COUNCIL chiefs have defended their care home policy after criticisms from charities who say private firms are failing to provide the necessary standards of care.
Following the recent Rochdale abuse scandal and a Department for Education report which revealed that seven of the 12 homes in the borough are privately run, the council is reassuring people that care is of the utmost importance.
Some 480 youngsters are cared for in homes across the borough and the council spends £3,100 per child per year on care provision, according to government figures.
The report by the DofE is the first time an audit of private-sector children’s care homes has been published, and was ordered following widespread failures by the private equity-backed home at the centre of the Rochdale child sex abuse scandal.
Anne Goldsmith, director for children and families at Wigan Council, said: “Ensuring all children placed in Wigan get the highest possible quality of care is important.
“We work closely with all residential care providers for children delivering training programmes, providing support, and sharing and embedding good practice.
“All placements within homes in Wigan have to be notified to us by the placing local authority as well as the homes themselves.
“We regularly liaise with the police and health partners to ensure any concerns about the children in the homes are picked up at an early stage and ensure both the homes and the placing local authorities have appropriate plans in place. We monitor the Ofsted inspection outcomes and will support the homes if there are serious concerns raised.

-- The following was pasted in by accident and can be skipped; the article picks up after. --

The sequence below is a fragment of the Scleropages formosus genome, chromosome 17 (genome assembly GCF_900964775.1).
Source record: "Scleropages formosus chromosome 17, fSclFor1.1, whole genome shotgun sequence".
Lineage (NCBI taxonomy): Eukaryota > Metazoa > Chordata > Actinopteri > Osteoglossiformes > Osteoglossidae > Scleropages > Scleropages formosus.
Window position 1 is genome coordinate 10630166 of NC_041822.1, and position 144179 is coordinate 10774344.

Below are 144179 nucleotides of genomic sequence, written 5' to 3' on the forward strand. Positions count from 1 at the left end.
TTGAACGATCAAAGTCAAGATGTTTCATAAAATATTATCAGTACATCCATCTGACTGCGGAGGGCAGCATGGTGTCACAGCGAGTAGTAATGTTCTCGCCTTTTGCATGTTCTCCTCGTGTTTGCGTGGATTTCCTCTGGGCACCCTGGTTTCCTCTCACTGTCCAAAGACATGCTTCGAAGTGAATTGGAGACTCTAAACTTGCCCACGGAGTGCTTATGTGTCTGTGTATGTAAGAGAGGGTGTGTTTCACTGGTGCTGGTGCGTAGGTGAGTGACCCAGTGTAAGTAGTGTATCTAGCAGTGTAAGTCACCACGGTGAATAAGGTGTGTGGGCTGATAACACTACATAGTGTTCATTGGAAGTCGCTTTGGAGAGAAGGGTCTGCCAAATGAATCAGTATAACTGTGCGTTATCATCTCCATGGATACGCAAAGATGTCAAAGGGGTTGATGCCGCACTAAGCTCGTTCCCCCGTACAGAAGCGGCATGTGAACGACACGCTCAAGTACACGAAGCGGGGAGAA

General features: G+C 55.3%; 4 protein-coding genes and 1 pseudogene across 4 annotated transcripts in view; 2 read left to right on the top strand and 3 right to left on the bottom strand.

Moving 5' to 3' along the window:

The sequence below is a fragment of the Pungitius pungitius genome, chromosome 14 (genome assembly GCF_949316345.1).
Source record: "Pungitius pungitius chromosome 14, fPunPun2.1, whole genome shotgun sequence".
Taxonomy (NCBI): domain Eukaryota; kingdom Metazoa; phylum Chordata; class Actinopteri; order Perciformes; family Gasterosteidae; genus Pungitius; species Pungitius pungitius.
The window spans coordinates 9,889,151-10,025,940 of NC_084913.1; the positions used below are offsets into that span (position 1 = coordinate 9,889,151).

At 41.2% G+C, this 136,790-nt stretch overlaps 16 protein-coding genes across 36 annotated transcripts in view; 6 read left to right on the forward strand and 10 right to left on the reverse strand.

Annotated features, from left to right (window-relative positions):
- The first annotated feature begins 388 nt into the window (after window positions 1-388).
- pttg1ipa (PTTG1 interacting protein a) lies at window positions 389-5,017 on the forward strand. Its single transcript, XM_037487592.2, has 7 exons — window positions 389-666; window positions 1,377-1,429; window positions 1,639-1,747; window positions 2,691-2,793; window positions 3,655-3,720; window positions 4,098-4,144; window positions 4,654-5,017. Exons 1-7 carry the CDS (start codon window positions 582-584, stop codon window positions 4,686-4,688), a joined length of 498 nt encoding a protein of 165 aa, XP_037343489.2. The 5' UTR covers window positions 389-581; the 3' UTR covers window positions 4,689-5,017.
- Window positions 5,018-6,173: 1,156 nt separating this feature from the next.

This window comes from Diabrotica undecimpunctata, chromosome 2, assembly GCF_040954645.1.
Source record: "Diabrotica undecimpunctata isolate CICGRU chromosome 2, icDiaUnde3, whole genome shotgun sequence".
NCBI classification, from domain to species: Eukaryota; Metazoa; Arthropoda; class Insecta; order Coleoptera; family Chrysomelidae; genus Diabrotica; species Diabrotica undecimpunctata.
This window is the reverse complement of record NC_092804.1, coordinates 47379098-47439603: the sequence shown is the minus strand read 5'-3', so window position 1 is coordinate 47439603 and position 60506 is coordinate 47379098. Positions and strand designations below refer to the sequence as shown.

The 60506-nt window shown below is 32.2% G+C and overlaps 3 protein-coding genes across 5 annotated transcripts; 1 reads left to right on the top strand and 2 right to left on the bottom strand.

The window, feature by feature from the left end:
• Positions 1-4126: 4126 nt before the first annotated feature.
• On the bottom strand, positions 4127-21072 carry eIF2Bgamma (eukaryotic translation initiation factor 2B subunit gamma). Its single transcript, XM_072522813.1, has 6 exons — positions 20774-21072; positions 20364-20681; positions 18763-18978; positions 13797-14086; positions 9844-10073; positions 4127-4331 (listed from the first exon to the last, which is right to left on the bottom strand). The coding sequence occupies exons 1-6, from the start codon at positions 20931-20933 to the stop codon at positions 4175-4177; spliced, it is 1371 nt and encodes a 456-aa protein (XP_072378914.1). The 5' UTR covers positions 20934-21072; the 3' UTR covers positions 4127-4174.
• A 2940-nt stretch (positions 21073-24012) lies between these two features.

“The service delivered by our providers is overseen and reviewed by the Wigan Safeguarding Children Board. All children placed in the homes have regular reviews by the placing local authority and if they identify any concerns they will liaise with staff at Wigan Council.
“Any concerns or allegations regarding staff are reported into the Local Authority Designated Officer who oversees the actions taken and monitors the outcomes.
“The children placed in the homes often attend schools in Wigan as well as using the local health services, youth offending team and leisure opportunities, in these circumstances our usual safeguarding services for all Wigan residents would apply.”
In response to the report, Enver Solomon, director at the National Children’s Bureau, said: “Profit should never come before providing the best quality care possible for children who have often experienced great trauma in their lives.
“Some of these private providers have remained above public scrutiny until now. We need much more effective inspection arrangements to ensure they are providing quality of care.”